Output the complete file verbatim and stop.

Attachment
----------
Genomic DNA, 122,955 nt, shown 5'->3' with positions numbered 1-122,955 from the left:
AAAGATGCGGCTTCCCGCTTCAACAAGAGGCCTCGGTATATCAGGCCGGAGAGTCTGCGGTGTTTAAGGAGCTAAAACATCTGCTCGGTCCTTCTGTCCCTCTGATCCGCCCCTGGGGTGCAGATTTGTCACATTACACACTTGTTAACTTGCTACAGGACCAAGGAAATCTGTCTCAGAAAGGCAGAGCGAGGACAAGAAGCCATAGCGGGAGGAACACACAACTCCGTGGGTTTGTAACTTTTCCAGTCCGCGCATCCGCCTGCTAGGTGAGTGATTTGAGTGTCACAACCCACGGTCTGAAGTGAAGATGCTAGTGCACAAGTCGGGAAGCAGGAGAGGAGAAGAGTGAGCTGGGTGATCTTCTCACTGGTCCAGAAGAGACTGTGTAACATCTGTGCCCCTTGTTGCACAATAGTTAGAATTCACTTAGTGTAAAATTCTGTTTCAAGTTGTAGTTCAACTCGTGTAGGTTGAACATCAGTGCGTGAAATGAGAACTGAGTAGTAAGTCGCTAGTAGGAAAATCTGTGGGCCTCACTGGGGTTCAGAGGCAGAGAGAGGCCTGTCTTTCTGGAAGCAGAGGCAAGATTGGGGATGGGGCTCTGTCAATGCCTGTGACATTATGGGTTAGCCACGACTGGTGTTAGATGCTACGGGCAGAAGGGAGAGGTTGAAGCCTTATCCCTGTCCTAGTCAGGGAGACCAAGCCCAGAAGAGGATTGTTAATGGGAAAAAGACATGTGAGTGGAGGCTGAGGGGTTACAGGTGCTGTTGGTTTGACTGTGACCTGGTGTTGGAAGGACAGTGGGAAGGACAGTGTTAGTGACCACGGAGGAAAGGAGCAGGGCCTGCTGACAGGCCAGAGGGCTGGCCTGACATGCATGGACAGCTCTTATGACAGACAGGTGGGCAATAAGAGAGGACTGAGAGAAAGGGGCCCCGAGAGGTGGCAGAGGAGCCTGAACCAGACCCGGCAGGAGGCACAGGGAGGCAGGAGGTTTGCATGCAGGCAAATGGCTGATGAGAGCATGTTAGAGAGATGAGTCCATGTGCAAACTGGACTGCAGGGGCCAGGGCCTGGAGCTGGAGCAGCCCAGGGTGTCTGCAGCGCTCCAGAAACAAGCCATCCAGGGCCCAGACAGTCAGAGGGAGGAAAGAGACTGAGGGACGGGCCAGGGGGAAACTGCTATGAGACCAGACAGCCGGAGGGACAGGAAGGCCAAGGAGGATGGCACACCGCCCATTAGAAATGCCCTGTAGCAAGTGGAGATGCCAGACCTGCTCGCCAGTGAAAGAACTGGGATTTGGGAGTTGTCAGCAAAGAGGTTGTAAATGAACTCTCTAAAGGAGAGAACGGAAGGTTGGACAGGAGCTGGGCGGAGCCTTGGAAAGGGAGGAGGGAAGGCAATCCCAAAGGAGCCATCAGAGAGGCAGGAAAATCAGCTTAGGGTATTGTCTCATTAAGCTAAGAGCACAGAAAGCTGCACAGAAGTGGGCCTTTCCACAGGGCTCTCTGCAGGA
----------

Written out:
Genomic DNA, 122,955 nt, shown 5'->3' with positions numbered 1-122,955 from the left:
AAAGATGCGGCTTCCCGCTTCAACAAGAGGCCTCGGTATATCAGGCCGGAGAGTCTGCGGTGTTTAAGGAGCTAAAACATCTGCTCGGTCCTTCTGTCCCTCTGATCCGCCCCTGGGGTGCAGATTTGTCACATTACACACTTGTTAACTTGCTACAGGACCAAGGAAATCTGTCTCAGAAAGGCAGAGCGAGGACAAGAAGCCATAGCGGGAGGAACACACAACTCCGTGGGTTTGTAACTTTTCCAGTCCGCGCATCCGCCTGCTAGGTGAGTGATTTGAGTGTCACAACCCACGGTCTGAAGTGAAGATGCTAGTGCACAAGTCGGGAAGCAGGAGAGGAGAAGAGTGAGCTGGGTGATCTTCTCACTGGTCCAGAAGAGACTGTGTAACATCTGTGCCCCTTGTTGCACAATAGTTAGAATTCACTTAGTGTAAAATTCTGTTTCAAGTTGTAGTTCAACTCGTGTAGGTTGAACATCAGTGCGTGAAATGAGAACTGAGTAGTAAGTCGCTAGTAGGAAAATCTGTGGGCCTCACTGGGGTTCAGAGGCAGAGAGAGGCCTGTCTTTCTGGAAGCAGAGGCAAGATTGGGGATGGGGCTCTGTCAATGCCTGTGACATTATGGGTTAGCCACGACTGGTGTTAGATGCTACGGGCAGAAGGGAGAGGTTGAAGCCTTATCCCTGTCCTAGTCAGGGAGACCAAGCCCAGAAGAGGATTGTTAATGGGAAAAAGACATGTGAGTGGAGGCTGAGGGGTTACAGGTGCTGTTGGTTTGACTGTGACCTGGTGTTGGAAGGACAGTGGGAAGGACAGTGTTAGTGACCACGGAGGAAAGGAGCAGGGCCTGCTGACAGGCCAGAGGGCTGGCCTGACATGCATGGACAGCTCTTATGACAGACAGGTGGGCAATAAGAGAGGACTGAGAGAAAGGGGCCCCGAGAGGTGGCAGAGGAGCCTGAACCAGACCCGGCAGGAGGCACAGGGAGGCAGGAGGTTTGCATGCAGGCAAATGGCTGATGAGAGCATGTTAGAGAGATGAGTCCATGTGCAAACTGGACTGCAGGGGCCAGGGCCTGGAGCTGGAGCAGCCCAGGGTGTCTGCAGCGCTCCAGAAACAAGCCATCCAGGGCCCAGACAGTCAGAGGGAGGAAAGAGACTGAGGGACGGGCCAGGGGGAAACTGCTATGAGACCAGACAGCCGGAGGGACAGGAAGGCCAAGGAGGATGGCACACCGCCCATTAGAAATGCCCTGTAGCAAGTGGAGATGCCAGACCTGCTCGCCAGTGAAAGAACTGGGATTTGGGAGTTGTCAGCAAAGAGGTTGTAAATGAACTCTCTAAAGGAGAGAACGGAAGGTTGGACAGGAGCTGGGCGGAGCCTTGGAAAGGGAGGAGGGAAGGCAATCCCAAAGGAGCCATCAGAGAGGCAGGAAAATCAGCTTAGGGTATTGTCTCATTAAGCTAAGAGCACAGAAAGCTGCACAGAAGTGGGCCTTTCCACAGGGCTCTCTGCAGGA